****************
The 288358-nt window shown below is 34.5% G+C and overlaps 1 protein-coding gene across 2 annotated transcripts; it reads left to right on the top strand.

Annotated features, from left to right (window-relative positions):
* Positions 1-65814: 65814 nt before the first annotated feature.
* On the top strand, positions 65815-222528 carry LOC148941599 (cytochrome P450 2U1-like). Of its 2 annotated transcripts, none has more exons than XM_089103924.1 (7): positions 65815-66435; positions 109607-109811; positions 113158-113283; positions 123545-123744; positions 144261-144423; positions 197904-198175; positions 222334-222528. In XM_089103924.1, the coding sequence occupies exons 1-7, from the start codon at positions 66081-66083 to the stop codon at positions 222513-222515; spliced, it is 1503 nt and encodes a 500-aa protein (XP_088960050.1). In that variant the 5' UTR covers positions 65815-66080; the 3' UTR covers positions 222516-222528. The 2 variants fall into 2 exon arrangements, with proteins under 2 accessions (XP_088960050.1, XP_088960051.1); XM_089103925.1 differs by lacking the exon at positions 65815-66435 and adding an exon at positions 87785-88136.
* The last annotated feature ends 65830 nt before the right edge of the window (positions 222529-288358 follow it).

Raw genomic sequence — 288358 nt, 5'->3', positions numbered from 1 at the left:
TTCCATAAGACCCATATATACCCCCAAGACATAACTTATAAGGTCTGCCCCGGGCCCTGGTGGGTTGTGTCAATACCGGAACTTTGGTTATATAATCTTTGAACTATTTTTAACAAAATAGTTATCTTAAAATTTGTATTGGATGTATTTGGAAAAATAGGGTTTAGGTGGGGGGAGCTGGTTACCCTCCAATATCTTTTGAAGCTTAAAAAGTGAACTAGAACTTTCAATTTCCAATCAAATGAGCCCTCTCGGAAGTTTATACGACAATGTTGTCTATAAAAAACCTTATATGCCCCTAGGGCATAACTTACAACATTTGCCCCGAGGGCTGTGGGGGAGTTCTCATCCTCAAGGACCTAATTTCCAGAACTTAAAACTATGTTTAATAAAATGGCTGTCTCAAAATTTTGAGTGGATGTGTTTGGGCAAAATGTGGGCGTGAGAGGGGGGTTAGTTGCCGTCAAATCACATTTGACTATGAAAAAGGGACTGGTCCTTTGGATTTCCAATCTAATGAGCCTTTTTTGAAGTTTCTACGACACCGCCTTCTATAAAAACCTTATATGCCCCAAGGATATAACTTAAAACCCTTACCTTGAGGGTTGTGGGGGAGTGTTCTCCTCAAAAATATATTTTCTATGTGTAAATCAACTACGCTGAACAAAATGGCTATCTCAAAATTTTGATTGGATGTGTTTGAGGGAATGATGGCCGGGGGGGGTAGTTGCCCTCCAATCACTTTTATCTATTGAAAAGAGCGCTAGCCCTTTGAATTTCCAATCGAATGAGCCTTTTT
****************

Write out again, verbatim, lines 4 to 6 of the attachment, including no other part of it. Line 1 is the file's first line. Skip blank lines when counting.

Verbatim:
* On the top strand, positions 65815-222528 carry LOC148941599 (cytochrome P450 2U1-like). Of its 2 annotated transcripts, none has more exons than XM_089103924.1 (7): positions 65815-66435; positions 109607-109811; positions 113158-113283; positions 123545-123744; positions 144261-144423; positions 197904-198175; positions 222334-222528. In XM_089103924.1, the coding sequence occupies exons 1-7, from the start codon at positions 66081-66083 to the stop codon at positions 222513-222515; spliced, it is 1503 nt and encodes a 500-aa protein (XP_088960050.1). In that variant the 5' UTR covers positions 65815-66080; the 3' UTR covers positions 222516-222528. The 2 variants fall into 2 exon arrangements, with proteins under 2 accessions (XP_088960050.1, XP_088960051.1); XM_089103925.1 differs by lacking the exon at positions 65815-66435 and adding an exon at positions 87785-88136.
* The last annotated feature ends 65830 nt before the right edge of the window (positions 222529-288358 follow it).

Raw genomic sequence — 288358 nt, 5'->3', positions numbered from 1 at the left: